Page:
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How often do you lie when asked "is everything good"?

How often do you lie when asked "is everything good"?
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  • How often do you lie when asked "is everything good"?

    Post #1 - July 26th, 2018, 9:27 am
    Post #1 - July 26th, 2018, 9:27 am Post #1 - July 26th, 2018, 9:27 am
    Last night we had a problematic meal at Capital Grille in Rosemont. (I've had nothing but good experiences at the Streeterville location.) Service was slipshod and my steak had unchewable gristle in every bite. My wife wasn't thrilled with her scallop entree, either. Anyway, so the manager is making the rounds of tables and very nicely asking if everything is to our liking and is there anything he can get for us, etc., and the three of us uniformly respond to the effect that everything is very nice. We lie, in other words.

    Considerations going through my mind in the moment of untruth: I don't want to get into a discussion of what's wrong, I want to get back to my dining companions. I don't want an "accommodation," even though very possibly some sort of one would be forthcoming. I don't care if my constructive criticism would enable the restaurant to become better at what it does. All I want is to forget about the deficiencies of the experience and concentrate on our table's conversation and make the manager go away as quickly as possible, and a smile of gratitude in his direction along with some perfunctory words of satisfaction seems to be the best way to accomplish that.

    Just wondering how many others respond in the same way. Or do you seize the moment to give an honest response?
    Pithy quote here.
  • Post #2 - July 26th, 2018, 9:40 am
    Post #2 - July 26th, 2018, 9:40 am Post #2 - July 26th, 2018, 9:40 am
    The best answer I can give is...it depends.

    At the Capital Grille, that's a tough one. It's at the price point where if something was noticeably off, I'm probably saying something. But, it's usually an 'occasion' place or a business dinner---which means that if it's the latter, for sure I'm keeping my mouth shut, and if it's the former, it depends on who I'm with. Family? I'm probably speaking up because they already know how I am in that regard. Friends? Maybe not.

    FYI, I've only been to CG/Rosemont once and I had that Bone-in Kona-crusted Ribeye, which I still remember as being damned good. Service was fine that night too.
  • Post #3 - July 26th, 2018, 10:03 am
    Post #3 - July 26th, 2018, 10:03 am Post #3 - July 26th, 2018, 10:03 am
    Hi,

    I dislike this question when they cannot help but notice, I haven't eaten anything yet from my plate. It is a perfunctory check the query off the service list type question.

    The other day, I was at a Schoop's. As has been documented before, not all locations are stellar. The hamburger was passable with crispy edges, but the fries were under cooked to the extent they were hard. I did comment about them to the waitress who barely recognized there was an issue. After some circular discussion, she suggested some people have their fries ordered extra crisp. The take away was it was our fault for not anticipating how the fries are typically cooked at this establishment. Yes, they did ask the question several times during this meal.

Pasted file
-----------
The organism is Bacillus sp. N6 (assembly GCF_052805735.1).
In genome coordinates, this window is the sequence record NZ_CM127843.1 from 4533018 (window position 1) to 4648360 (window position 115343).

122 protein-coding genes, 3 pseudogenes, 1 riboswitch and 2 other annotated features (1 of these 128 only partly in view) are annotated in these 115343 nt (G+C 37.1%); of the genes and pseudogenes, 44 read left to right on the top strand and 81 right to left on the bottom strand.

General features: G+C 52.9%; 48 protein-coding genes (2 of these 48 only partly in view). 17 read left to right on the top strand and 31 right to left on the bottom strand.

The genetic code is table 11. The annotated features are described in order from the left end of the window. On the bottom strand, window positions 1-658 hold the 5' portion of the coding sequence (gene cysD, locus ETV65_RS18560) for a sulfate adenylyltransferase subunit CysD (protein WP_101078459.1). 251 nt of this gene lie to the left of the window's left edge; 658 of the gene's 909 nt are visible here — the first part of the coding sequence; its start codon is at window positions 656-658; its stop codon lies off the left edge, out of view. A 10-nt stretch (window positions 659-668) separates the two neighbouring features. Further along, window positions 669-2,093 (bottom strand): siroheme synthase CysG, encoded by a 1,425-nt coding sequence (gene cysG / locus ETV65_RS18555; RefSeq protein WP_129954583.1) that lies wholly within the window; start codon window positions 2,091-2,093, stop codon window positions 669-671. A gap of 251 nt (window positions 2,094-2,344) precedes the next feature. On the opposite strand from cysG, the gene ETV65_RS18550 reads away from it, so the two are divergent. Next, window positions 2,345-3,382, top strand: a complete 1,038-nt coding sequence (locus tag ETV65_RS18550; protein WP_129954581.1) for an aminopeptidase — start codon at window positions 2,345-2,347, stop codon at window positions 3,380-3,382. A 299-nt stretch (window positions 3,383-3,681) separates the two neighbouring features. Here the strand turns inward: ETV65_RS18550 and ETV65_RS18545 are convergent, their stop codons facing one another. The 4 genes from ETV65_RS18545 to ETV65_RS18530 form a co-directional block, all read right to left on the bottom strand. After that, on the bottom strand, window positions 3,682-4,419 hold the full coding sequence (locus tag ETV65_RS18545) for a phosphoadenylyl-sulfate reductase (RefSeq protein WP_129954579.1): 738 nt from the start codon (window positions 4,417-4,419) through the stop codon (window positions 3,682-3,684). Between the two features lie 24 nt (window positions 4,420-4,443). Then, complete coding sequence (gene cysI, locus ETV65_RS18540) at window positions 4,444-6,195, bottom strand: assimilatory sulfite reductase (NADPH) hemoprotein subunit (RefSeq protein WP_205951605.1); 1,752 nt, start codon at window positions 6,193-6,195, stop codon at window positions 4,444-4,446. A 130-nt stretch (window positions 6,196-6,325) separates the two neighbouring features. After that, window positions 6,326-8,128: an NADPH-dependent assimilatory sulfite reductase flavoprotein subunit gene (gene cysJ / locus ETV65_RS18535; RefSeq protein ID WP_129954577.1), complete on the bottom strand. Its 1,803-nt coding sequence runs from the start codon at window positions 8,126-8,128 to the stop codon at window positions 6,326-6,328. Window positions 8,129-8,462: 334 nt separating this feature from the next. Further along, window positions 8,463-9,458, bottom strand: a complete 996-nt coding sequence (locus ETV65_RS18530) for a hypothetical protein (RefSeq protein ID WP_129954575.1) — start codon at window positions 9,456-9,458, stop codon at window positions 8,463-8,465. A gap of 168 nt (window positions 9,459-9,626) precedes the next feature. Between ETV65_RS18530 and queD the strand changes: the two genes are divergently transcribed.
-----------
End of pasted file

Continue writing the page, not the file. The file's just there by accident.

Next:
I think there is more honest feedback by the food returned to the kitchen uneaten, then by that question.

    At an Indian restaurant long ago, I ordered 'medium' heat level that was way beyond my limits. Since it was my mistake, I continued to soldier through my dinner. At one point, the owner could not stand watching me suffer. He took my plate away and had it replaced with a far lower heat level. I have been forever grateful for this level of service.

    Regards,
    Cathy2
    Cathy2

    "You'll be remembered long after you're dead if you make good gravy, mashed potatoes and biscuits." -- Nathalie Dupree
    Facebook, Twitter, Greater Midwest Foodways, Road Food 2012: Podcast
  • Post #4 - July 26th, 2018, 11:10 am
    Post #4 - July 26th, 2018, 11:10 am Post #4 - July 26th, 2018, 11:10 am
    That's a great question, and I would have to also answer that "It depends"

    I think we all set our expectations based on the perceived quality and maybe price point of the establishment, as well as maybe taking into consideration what was ordered.

    When I walk into a high end steak house such as Capital Grille, my expectations, based on previous experiences and/or price points of menu items, is that I am going to receive a high quality piece of meat, cooked to the temp that I ordered it at. If it's slightly over or under done, I probably let it slide. If the temp is way off then I would most likely mention it, but not always seek replacement (depending on whether it was still edible) If there is "gristle in every bite" then I would definitely say something, because that is way beyond the expectation. If I happen to be dining at a Outback or Longhorn steakhouse, the expectation is much less and the feeling is more "you get what you pay for", there is a huge difference in expectation between a $20 steak and a $50 steak.